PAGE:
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Reducing Taxes

Volume 742: debated on Tuesday 19 December 2023

Thanks to the difficult decisions the Government have taken on inflation and debt, the autumn statement this year was able to deliver the biggest package of tax cuts to be scored since 1988.

I very much welcome the tax cuts recently announced by the Chancellor and hope to see more announced soon, especially a rise in the higher rate threshold. As the Conservatives look to reduce the tax burden on working people, does the Chancellor share my concern that £28 billion-a-year unfunded spending commitments would likely see taxes rise and lead to higher interest rates if Labour were ever in government?

It is not just me but Paul Johnson of the Institute for Fiscal Studies who, when talking about Labour’s plan, has said that

“additional borrowing…drives up interest rates”,

which is, of course, a back-door tax rise on families with mortgages. But as it is Christmas, perhaps I could explain it this way: if Santa borrowed £28 billion, he might have more toys to give out this year, but he would also have debt interest to pay and fewer toys to give out next year.

Record funding is going in to support the cost of childcare, to allow more parents to stay in the workforce. This is very welcome, but the tax burden on single-earner households puts the choice to be a stay-at-home parent beyond the reach of too many. Raising the youngest generation must count as a top investment, so may I ask my right hon. Friend the Chancellor what recent analysis has been undertaken on the transferable allowance? At up to £252 per annum, it is currently not designed to facilitate that choice.

I thank my hon. Friend for her question. As she knows, the marriage allowance is currently £1,260 per year, and it has been fixed at 10% of the personal allowance since it was introduced in 2015. On this side of the House, we believe it should be a woman’s choice, and we want to make that choice as real as possible for every family. For that reason, we think the best thing we can do is to bring down the taxes paid by working people to put more money into the family budget, and we were happy to make a start on that in the autumn statement.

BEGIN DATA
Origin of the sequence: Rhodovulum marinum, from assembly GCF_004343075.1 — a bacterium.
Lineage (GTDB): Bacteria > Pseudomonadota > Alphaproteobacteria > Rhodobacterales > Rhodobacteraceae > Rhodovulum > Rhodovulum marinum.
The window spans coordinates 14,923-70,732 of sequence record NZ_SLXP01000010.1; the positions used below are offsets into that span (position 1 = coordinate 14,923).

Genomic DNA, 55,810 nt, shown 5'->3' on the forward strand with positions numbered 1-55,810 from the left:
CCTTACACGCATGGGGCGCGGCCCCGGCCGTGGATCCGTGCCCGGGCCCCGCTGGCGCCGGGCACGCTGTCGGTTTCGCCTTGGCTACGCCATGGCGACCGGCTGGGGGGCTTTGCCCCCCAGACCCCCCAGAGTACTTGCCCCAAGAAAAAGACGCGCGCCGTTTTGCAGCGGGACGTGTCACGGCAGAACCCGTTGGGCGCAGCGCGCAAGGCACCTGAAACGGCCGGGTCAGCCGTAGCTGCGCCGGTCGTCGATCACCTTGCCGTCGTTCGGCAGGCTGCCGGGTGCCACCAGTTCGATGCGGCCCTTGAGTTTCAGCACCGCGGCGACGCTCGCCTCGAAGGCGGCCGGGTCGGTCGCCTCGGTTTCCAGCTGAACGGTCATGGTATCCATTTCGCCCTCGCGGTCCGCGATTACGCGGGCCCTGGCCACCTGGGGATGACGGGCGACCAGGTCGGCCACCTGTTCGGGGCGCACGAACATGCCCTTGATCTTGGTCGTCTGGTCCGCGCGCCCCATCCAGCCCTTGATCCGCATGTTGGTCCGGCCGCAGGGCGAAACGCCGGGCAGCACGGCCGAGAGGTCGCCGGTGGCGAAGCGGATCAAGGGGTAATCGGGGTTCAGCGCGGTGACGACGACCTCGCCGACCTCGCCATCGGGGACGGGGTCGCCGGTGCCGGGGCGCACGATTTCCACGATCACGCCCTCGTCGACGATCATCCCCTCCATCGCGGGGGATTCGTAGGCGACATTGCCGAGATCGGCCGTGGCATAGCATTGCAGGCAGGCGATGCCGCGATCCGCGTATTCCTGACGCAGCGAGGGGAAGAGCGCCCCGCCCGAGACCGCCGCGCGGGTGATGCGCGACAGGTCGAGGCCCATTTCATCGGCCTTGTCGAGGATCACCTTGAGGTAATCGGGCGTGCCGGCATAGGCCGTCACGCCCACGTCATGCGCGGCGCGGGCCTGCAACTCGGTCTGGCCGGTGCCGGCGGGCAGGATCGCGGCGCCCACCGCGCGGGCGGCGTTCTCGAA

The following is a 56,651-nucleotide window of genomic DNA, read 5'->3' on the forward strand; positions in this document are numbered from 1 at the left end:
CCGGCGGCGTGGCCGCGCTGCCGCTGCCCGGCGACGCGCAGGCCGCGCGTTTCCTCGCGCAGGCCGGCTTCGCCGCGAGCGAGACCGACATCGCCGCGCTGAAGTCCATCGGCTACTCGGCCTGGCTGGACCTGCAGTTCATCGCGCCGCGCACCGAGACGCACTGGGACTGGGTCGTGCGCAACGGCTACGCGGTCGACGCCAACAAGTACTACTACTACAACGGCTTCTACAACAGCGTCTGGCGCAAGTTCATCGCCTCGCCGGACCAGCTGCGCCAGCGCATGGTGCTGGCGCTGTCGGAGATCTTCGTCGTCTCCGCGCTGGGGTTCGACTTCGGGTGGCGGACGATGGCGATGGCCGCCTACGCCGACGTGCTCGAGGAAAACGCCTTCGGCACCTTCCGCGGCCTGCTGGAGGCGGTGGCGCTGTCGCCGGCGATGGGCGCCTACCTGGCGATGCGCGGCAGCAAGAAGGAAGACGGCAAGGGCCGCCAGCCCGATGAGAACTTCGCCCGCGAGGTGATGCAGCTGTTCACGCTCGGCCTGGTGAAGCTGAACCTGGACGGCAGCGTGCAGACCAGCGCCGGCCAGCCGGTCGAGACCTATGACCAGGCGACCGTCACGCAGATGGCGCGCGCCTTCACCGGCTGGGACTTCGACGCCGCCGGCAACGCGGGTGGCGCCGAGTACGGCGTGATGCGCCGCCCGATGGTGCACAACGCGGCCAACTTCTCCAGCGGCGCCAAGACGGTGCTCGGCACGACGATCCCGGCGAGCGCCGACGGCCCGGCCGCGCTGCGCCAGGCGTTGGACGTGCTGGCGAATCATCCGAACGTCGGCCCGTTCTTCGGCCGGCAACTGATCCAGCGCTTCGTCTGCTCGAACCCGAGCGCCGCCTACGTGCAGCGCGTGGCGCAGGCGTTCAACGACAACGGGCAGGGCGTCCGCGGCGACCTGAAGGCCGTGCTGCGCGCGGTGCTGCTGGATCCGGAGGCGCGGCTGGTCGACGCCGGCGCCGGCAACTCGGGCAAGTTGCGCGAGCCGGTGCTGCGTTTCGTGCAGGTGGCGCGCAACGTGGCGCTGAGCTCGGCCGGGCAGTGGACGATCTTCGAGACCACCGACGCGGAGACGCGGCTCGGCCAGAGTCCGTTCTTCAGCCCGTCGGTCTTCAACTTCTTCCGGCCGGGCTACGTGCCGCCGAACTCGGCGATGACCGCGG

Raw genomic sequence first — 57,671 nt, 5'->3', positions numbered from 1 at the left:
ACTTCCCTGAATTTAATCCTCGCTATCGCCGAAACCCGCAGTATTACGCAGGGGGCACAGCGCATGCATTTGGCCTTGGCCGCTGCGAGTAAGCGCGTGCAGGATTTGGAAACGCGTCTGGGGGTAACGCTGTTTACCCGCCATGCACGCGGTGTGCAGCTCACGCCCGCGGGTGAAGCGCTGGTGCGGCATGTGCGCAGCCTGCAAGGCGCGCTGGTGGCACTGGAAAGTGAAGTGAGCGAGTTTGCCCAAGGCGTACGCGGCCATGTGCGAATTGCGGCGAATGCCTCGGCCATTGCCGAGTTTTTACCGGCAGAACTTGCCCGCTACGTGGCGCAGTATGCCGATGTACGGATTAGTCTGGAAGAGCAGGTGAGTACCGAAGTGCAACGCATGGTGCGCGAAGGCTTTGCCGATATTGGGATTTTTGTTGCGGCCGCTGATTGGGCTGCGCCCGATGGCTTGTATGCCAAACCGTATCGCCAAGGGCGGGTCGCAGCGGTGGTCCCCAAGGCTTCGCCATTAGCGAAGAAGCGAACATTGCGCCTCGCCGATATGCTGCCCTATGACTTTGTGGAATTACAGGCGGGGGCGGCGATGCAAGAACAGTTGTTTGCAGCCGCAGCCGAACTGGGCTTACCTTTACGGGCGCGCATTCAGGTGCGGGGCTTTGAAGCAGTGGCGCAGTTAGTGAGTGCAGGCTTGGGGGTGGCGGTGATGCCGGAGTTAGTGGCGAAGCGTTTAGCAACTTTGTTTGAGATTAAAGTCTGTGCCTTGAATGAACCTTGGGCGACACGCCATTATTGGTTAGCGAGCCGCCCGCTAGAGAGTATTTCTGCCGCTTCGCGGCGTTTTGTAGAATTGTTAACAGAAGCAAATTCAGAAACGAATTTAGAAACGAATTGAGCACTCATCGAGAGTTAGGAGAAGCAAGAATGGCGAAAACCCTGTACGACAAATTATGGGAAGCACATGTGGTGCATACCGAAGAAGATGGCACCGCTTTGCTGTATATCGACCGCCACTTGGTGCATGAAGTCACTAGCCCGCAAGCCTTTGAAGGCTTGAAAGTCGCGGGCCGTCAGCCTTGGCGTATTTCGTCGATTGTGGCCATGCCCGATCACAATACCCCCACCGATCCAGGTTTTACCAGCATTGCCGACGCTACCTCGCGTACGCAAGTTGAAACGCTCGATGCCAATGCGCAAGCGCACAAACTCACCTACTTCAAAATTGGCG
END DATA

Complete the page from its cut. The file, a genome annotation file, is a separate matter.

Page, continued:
Like many of us in this place, I am a big supporter of Small Business Saturday, and it is important to remember that small businesses are the backbone of local communities all year round. Many are unlikely to be able to take advantage of the Chancellor’s very generous and welcome expensing package, so what additional measures will he continue to consider to support all businesses great and small, including perhaps even corporation tax reductions?

I thank my right hon. Friend for her question. She will know that 70% of trading businesses only pay the lower corporation tax rate of 19%. That covers the vast majority of small businesses. I used to run my own business; I ran it for 14 years before I came into Parliament. I could not agree with her more: small businesses are the backbone of the British economy, which is why we are tackling the scourge of low payments and we rolled over the 75% discount on retail, hospitality and leisure business rates in the autumn statement.

Will the Chancellor confirm how much higher the tax burden is forecast to be at the end, compared with at the start, of this Parliament?

What I can confirm is that, as a result of the measures I took in the autumn statement, it will be lower at the end of the scorecard period than it would otherwise have been, and a lot lower than it would be under any Labour Government.

May I ask the Chancellor how many middle-income taxpayers have been paying the higher rate of tax since 2019?

I am happy to write to the hon. Gentleman with the exact numbers, but for people on low incomes—people being paid the lowest legally payable wage—their post-tax real income has gone up by 30% since 2010, because the Conservative party believes in making work pay.

Why is the fiscal situation strong enough to cut national insurance, but not strong enough to return the overseas aid budget to 0.7% of GNI?

Because the way we return the overseas aid budget to 0.7% is to grow the economy. By cutting national insurance, we put nearly 100,000 more people into the national workforce, filling nearly one in 10 vacancies in companies up and down the country.